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Home » Student Success » Health & Safety » Workforce Secondary Traumatic Stress

Workforce Secondary Traumatic Stress

Contact Information

Ella DeVerse
Program Supervisor School Safety Center


In the spring of 2021, SBH1363: Addressing Workforce Secondary Traumatic Stress (STS) in the K-12 workforce was passed into legislation. This legislation acknowledges the significant toll STS has on educators and, subsequently students, and focuses on the adoption of policy and procedures so that districts and schools can take meaningful steps in supporting their staff’s health and well-being. 

The Association of Supervision and Curriculum Development defines Secondary Traumatic Stress (STS) as "…the emotional distress that arises when someone vicariously experiences the traumatic experiences of another individual. Sometimes known as compassion fatigue, the toll of tending to someone's painful experiences can create very real symptoms in caregivers, including teachers.“

Ensuring the wellbeing of educators is a critical component to sustaining an effective workforce and promoting student outcomes. By implementing policy through strategic use of professional learning and a continuous improvement process, districts and schools can reduce staff turnover, increase student outcomes, and model healthy behaviors for the entire school community.

Certificated and classified staff, like many others in helping professions, tend to experience STS at greater rates than those in other professions due to the persistent exposure to and expectation of caretaking for students with emotionally painful experiences. In other words, STS can be an outcome of what is an educators greatest asset: they care deeply about their students and families. Signs and symptoms of STS vary but when left unaddressed may lead to staff turnover, burnout, adult chronic absenteeism and health issues which negatively impacts everyone in the school community.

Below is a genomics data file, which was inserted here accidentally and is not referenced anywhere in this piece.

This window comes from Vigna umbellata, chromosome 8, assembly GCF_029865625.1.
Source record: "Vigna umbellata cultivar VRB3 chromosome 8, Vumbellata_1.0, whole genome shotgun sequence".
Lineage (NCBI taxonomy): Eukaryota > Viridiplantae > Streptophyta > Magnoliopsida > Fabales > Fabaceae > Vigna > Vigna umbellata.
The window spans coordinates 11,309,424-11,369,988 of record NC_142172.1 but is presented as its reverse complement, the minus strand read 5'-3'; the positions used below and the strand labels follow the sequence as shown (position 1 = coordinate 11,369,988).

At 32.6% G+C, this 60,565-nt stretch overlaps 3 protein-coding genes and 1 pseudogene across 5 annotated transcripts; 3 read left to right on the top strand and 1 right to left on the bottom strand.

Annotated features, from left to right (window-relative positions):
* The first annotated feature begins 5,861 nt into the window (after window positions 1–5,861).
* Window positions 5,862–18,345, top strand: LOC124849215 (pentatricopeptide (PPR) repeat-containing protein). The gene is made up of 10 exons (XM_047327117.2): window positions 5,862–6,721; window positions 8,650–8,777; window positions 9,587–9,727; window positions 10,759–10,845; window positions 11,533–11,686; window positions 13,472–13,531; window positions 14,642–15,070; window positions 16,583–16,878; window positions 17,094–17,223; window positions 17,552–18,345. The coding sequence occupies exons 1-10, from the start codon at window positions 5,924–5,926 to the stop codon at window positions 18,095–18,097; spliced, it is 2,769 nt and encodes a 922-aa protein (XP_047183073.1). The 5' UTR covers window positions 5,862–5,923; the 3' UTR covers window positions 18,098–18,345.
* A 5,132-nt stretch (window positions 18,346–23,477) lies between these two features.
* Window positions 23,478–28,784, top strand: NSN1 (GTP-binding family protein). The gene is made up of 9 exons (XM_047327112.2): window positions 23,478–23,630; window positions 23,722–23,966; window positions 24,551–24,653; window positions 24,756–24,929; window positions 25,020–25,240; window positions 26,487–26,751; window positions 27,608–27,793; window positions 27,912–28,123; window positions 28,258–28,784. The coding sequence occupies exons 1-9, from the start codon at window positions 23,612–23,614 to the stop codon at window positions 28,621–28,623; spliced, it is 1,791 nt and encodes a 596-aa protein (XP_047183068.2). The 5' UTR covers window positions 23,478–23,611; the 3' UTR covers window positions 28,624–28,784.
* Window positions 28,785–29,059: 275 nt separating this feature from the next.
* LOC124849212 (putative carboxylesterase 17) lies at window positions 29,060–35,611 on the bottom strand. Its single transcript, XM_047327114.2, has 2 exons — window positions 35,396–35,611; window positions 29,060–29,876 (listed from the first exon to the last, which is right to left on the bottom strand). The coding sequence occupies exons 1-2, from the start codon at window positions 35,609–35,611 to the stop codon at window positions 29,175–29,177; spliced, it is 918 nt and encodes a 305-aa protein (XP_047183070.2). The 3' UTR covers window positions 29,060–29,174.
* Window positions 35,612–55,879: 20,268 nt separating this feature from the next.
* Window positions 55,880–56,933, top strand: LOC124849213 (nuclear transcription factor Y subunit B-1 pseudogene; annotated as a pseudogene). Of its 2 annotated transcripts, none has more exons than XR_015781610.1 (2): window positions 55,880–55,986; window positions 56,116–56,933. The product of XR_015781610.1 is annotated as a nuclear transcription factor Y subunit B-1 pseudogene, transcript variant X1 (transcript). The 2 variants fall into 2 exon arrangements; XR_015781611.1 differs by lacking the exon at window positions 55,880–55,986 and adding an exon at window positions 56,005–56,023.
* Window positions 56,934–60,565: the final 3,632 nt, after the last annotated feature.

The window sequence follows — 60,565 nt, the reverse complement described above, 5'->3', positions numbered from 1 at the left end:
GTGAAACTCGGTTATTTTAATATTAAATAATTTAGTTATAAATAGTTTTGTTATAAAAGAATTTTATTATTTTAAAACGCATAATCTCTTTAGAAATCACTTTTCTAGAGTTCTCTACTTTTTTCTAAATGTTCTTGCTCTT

Legislative Requirements


Establish a district-wide workforce mental health committee which is directed to:

  • Share STS, stress management, and other mental health resources from OSPI, ESD and SEBB (HCA)
  • Share links to STS self-assessment tools and associated resources
  • Report to district school board annually on district workforce mental health committee activities
  • Conduct regular assessments of district and school level implementation inclusive of input form workforce
  • Provide appropriate resources and training
  • Adopt, or amend if necessary, policies and procedures that, at a minimum, incorporate all the elements.
  • Districts must periodically review their policies and procedures for consistency with updated versions of the model policy and procedure.

WSSDA has developed and posted a model policy and procedure to prevent and address STS in the workforce. 


OSPI has been tasked with creating this page to share resources and assessments to prevent and respond to STS.  To this end, we are excited to announce we have partnered with the Alliance for a Healthier Generation, national experts on educator well-being.  For a list of resources to support your implementation of HB1363, please visit WA Educators Secondary Traumatic Stress Resources.

The Alliance for a Healthier Generation, in partnership with OSPI and other stakeholders are developing an assessment specific to HB1363. This assessment is currently being built out. In the meantime, please utilize the Alliance for a Healthier Generation’s Thriving Schools Integrated Assessment which specifically covers educator wellbeing. Please note that you will be prompted to create a free account.